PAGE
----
Sterling Has Rotten Week As EU Campaign Takes Off

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Sterling has taken a real pounding this week as politicians pontificate on the pros and cons of the UK staying in the European Union.

While the voters in the June 23 In/Out referendum need facts and figures to determine whether the UK should stay or go, politicians seem to be jostling for career positions.

The result is their opinions have injected uncertainty into the currency markets and the Pound has had one of the currency’s worst weeks against the US dollar since March 2009.

The Pound has lost 2.8% against the dollar, dropping to $1.38.

The end of the week saw a slight rally but little improvement in exchange rates.

Blame for Boris Johnson

The blame is falling on London Mayor Boris Johnson, who has been a long-time ally of Prime Minister David Cameron.

The pair have a history stretching back to public school and university.

Johnson announced that he had to make the ‘emotional decision’ of backing the call for Britain to leave the EU.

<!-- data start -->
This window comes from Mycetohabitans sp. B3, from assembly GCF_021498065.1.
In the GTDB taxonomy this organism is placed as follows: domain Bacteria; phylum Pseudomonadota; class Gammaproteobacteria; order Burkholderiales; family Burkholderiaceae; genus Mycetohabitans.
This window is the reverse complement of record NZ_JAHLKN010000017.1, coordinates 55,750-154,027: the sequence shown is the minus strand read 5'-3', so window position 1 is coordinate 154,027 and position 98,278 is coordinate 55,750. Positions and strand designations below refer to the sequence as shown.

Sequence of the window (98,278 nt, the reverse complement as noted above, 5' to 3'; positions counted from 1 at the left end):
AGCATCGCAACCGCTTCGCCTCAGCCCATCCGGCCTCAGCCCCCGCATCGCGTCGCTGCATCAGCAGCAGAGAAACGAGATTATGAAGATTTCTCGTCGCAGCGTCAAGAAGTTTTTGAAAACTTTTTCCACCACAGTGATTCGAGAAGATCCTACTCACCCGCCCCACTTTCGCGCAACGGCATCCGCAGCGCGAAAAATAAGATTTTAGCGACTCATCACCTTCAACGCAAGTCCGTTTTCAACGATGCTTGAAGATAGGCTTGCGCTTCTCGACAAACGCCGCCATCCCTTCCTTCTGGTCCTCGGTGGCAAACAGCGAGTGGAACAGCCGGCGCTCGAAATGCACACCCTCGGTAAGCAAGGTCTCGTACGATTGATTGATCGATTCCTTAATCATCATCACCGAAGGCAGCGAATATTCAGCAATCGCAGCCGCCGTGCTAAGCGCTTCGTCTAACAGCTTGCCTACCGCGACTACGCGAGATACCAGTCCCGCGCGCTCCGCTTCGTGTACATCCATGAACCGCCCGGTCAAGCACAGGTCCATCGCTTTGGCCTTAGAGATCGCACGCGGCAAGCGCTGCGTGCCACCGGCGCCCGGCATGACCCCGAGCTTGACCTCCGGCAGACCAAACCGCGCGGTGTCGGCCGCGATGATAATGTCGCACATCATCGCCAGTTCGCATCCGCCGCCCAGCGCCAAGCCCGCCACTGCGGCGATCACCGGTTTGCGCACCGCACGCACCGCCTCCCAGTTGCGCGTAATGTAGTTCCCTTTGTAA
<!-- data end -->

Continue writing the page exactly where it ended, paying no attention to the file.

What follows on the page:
Many believe the real reason Johnson is backing the out campaign is to raise support for a challenge to take over the leadership of Tory party for the next general election.

Cameron has made clear he will step down as leader at the election in 2020.

Cameron, leading the ‘remain’ campaign, argued that the impact of the news against the pound shows how much trouble the British economy could be in if Britain leaves the EU.

Uncertain polls

The polls are undecided about the referendum vote.

Most show that around a quarter of voters are undecided and many pollsters believe that those responding to surveys are giving a false result because the rival campaigns are priming the samples to give false readings.

A recent report blamed polls getting the result of the general election wrong because the samples were too unrepresentative.

More uncertainty concerns the markets because the campaigners on both sides are spinning to much information for voters.

For instance, the European Commission president Donald Tusk made a statement confirming David Cameron’s agreement with the EU could not be challenged in court – despite opinions to the contrary by out campaigners and their lawyers.

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